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OUTSIDER 001 - May 2019

DJ MUGGS On how to change while remaining the same


Contents

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Only Four Degrees

Ultraviolet Dreams

Psychic Jams

Has the trend towards cautious messaging drained our culture of art that confronts us with the brutal reality of the choices we face, asks Phil England

The groundbreaking producer and Soul Assassins founder, DJ Muggs, talks to Deputy Editor Joseph Stannard about Cypress Hill, collaboration and changing while remaining the same

Kasper Opstrup cracks open the Third Mind and gets into the vibe with William Burroughs and Brion Gysin, Matmos, Jennifer Walshe, Tomomi Adachi, Kouhei Matsunaga and more

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Music and Mental Health

Klaus Schulze

A Tribe Called Red

An innovative new project in South West England aims to help residential patients articulate their ideas of freedom through experimental approaches to sound. By Trevor Barre

As a member of Tangerine Dream, Ash Ra Tempel and Cosmic Jokers, and most crucially as a solo artist, the German synthesist has helped shape the sound of electronic music. By Phil Freeman

First Nation resistance takes on sonic force and physical form in the performances and recordings of the radical Canadian collective. By Marcus Boon


Only Four Degrees by Phil England

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Has the trend towards cautious messaging drained our culture of art that confronts us with the brutal reality of the choices we face? asks Phil England

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“I want to hear the dogs crying for water/I want to see the fish go belly up in the sea/And all those lemurs and all those tiny creatures/I want to see them burn.” Anohni, formerly known as Antony Hegarty

Released to coincide with UN climate talks in Paris, Antony Hegarty’s “Four Degrees” delivers a visceral, nauseating jolt to the system. It’s a stark acknowledgement that failing to respond to the threat of climate change in full knowledge of the consequences is akin to saying: “Bring on the apocalypse: I want to revel in the destruction, senseless pain and havoc it will wreak.” It seems like the ultimate statement of resignation. A nihilistic, fatalistic, decadent embrace of the worst possible outcome. But the artist currently known as Anohni says she is acknowledging her complicity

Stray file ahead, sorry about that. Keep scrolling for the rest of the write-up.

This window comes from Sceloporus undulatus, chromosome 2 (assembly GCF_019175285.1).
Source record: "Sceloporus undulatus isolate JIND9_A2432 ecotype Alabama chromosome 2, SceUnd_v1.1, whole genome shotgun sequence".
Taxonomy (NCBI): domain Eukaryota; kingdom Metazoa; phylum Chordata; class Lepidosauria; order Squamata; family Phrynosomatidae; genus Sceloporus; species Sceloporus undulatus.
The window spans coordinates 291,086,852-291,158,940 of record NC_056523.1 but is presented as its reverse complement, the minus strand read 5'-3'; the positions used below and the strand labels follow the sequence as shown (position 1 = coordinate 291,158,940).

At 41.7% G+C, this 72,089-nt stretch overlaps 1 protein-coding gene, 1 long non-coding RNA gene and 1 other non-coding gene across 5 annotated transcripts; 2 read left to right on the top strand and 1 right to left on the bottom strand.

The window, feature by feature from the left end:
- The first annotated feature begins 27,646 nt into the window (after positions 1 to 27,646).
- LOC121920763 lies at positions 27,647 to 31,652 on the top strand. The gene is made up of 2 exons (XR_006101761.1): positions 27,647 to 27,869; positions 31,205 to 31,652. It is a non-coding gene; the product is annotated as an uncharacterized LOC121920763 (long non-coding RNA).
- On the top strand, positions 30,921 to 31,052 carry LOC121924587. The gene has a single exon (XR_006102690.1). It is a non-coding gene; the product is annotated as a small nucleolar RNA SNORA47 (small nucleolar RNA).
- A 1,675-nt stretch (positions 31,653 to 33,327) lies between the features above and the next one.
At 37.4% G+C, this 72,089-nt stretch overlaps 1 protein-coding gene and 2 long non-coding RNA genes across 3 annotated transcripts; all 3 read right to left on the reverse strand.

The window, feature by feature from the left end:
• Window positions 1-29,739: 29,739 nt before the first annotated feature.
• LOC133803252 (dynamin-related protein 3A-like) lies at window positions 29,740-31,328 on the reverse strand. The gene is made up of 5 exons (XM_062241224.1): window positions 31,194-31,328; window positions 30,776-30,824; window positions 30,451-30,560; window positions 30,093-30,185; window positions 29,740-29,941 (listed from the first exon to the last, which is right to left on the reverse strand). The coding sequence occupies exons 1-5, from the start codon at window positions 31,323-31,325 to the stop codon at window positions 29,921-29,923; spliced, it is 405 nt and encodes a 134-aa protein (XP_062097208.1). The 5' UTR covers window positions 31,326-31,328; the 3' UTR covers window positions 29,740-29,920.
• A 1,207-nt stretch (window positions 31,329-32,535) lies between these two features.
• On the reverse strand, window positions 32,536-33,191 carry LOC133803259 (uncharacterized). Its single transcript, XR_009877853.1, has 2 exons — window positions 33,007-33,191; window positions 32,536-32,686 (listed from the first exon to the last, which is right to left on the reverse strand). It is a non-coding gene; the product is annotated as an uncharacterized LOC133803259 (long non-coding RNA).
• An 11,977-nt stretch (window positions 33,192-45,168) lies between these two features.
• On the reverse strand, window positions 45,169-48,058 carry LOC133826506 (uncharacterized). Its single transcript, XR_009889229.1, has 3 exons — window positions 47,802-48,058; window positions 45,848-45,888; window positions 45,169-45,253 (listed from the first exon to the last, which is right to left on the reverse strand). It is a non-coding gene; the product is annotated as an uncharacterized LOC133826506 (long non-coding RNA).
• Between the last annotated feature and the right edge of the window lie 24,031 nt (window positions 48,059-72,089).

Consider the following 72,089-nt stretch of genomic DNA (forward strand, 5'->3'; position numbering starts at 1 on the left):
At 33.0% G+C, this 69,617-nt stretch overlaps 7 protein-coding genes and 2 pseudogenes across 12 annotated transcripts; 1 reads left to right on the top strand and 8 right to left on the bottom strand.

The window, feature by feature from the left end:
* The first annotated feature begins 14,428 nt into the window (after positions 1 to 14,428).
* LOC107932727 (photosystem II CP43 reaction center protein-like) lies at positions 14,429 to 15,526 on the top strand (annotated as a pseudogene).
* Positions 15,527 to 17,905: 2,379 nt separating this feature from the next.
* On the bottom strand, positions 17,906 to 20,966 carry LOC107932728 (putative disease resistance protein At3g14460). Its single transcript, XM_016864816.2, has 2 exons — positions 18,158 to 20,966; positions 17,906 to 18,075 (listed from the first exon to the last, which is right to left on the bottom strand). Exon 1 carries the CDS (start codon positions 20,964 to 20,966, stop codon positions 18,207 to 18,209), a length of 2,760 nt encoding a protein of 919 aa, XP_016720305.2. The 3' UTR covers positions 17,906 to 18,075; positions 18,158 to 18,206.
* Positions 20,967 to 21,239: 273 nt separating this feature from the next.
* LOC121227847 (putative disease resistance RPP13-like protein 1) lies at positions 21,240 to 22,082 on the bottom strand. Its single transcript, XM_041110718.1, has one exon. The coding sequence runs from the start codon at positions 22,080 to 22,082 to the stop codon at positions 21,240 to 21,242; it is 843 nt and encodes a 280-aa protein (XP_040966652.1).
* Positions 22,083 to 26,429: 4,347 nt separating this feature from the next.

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in the problem. “Giving myself a good hard look, not my aspirations but my behaviours, revealing my insidious complicity,” she wrote on Facebook. “It's a whole new world. Let’s be brave and tell the truth as much as we can.” But it also works as an indictment of those more powerful actors standing in the way of change and as an incitement to action for those prepared to challenge fatalism and fight for the alternative, emergent low-carbon, renewable energy future. The impact of a four-degree centigrade rise in global average temperature on the survival of our fellow species is buried deep within the scientific literature, hidden under layers of cultural and


institutional obfuscation. Here’s a summary of what we know from a 2014 report by the Potsdam Institute for the World Bank: “Forecasts of future changes in biodiversity are generally alarming (e.g., Bellard et al, 2012; Foden et al, 2013). Using a global meta-analysis, MacLean and Wilson (2011) found a mean extinction probability of ten percent by 2100 across taxa, regions and warming levels. Warren et al (2013) found that, globally, 57 percent of plants and 34 percent of animals will lose greater than 50 percent of their habitat in a 4°C world.” It takes an artist like Hegarty to translate this into layman’s terms: “I want to hear the dogs crying for water/I want to see the fish go belly up in the sea/And all those lemurs and all those tiny creatures/I want to see them burn.” The psychology of effectively communicating climate change is a complex one that has generated a substantial body of literature. Apocalyptic imagery is considered a turnoff that can entrench denial. But has this trend towards cautious messaging drained our culture of art that confronts us with the brutal reality of the choices we face? Are we not in danger of sleepwalking into disaster? John Luther Adams is a composer with a different sensibility that is rooted in a deep connection with the harsh landscape of sub-Arctic Alaska. Become Ocean, his recent work for three orchestras, has the effect of inducing a cosmic consciousness of vast interconnectedness; erasing the narrow human perspective through immersion in a symbolic sea of sound. In his 2003 essay “Global Warming And Art”, Adams wrote: “In the presence of war, terrorism and looming environmental disaster, artists can no longer afford the